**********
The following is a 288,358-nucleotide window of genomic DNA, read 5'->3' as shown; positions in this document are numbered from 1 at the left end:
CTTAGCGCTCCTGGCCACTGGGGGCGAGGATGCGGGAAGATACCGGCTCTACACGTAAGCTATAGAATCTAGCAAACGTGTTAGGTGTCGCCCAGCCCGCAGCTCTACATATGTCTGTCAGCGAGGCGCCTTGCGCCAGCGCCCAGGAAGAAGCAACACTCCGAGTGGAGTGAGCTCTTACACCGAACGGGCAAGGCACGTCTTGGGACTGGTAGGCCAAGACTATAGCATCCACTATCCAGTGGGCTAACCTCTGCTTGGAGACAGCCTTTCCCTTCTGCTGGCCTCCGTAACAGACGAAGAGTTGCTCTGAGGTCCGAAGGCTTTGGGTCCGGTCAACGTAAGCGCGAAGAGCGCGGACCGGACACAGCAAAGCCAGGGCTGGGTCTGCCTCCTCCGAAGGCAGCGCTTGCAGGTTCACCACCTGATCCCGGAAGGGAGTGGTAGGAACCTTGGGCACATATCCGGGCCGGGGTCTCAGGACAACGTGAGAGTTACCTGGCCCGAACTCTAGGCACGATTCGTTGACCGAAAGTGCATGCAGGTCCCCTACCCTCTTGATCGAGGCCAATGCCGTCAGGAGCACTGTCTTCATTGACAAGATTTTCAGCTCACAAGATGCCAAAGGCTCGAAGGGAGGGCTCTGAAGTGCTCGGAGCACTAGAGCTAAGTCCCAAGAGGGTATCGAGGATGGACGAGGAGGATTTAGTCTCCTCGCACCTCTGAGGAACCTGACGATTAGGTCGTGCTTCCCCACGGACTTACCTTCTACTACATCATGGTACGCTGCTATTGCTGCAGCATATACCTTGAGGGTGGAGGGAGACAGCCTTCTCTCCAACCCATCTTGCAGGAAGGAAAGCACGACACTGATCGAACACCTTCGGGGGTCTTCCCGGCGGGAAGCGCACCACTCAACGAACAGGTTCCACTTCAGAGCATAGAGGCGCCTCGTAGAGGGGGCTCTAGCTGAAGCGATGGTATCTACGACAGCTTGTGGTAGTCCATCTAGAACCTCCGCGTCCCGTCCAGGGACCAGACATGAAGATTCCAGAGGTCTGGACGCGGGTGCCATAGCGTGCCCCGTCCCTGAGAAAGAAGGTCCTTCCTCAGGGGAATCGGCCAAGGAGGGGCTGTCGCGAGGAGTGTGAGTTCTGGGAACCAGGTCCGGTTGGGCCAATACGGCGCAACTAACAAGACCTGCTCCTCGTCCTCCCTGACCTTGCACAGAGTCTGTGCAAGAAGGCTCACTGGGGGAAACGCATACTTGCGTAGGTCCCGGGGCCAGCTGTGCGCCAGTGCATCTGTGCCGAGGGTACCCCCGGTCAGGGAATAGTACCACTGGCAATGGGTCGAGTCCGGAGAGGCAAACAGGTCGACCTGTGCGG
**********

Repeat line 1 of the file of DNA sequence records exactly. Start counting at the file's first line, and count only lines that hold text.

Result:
The following is a 288,358-nucleotide window of genomic DNA, read 5'->3' as shown; positions in this document are numbered from 1 at the left end: